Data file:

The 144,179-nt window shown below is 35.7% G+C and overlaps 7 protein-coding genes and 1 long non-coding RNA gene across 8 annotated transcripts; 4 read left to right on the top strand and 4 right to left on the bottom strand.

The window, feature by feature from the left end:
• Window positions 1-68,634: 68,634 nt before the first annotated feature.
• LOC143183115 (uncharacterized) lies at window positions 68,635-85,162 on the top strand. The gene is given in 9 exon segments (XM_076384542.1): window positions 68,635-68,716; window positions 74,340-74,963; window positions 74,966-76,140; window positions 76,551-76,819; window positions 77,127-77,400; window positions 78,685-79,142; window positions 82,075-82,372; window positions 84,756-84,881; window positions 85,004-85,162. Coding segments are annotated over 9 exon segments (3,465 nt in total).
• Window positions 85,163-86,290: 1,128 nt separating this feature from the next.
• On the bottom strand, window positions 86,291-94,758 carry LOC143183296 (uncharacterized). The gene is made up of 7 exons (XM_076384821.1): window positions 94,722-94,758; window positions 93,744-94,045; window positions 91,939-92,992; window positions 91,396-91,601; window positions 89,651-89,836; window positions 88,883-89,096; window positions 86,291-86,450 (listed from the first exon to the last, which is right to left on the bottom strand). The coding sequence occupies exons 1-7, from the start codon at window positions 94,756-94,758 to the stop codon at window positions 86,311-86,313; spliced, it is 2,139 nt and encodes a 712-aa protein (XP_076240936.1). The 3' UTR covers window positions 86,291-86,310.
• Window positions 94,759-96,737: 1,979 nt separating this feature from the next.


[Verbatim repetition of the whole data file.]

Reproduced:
The 144,179-nt window shown below is 35.7% G+C and overlaps 7 protein-coding genes and 1 long non-coding RNA gene across 8 annotated transcripts; 4 read left to right on the top strand and 4 right to left on the bottom strand.

The window, feature by feature from the left end:
• Window positions 1-68,634: 68,634 nt before the first annotated feature.
• LOC143183115 (uncharacterized) lies at window positions 68,635-85,162 on the top strand. The gene is given in 9 exon segments (XM_076384542.1): window positions 68,635-68,716; window positions 74,340-74,963; window positions 74,966-76,140; window positions 76,551-76,819; window positions 77,127-77,400; window positions 78,685-79,142; window positions 82,075-82,372; window positions 84,756-84,881; window positions 85,004-85,162. Coding segments are annotated over 9 exon segments (3,465 nt in total).
• Window positions 85,163-86,290: 1,128 nt separating this feature from the next.
• On the bottom strand, window positions 86,291-94,758 carry LOC143183296 (uncharacterized). The gene is made up of 7 exons (XM_076384821.1): window positions 94,722-94,758; window positions 93,744-94,045; window positions 91,939-92,992; window positions 91,396-91,601; window positions 89,651-89,836; window positions 88,883-89,096; window positions 86,291-86,450 (listed from the first exon to the last, which is right to left on the bottom strand). The coding sequence occupies exons 1-7, from the start codon at window positions 94,756-94,758 to the stop codon at window positions 86,311-86,313; spliced, it is 2,139 nt and encodes a 712-aa protein (XP_076240936.1). The 3' UTR covers window positions 86,291-86,310.
• Window positions 94,759-96,737: 1,979 nt separating this feature from the next.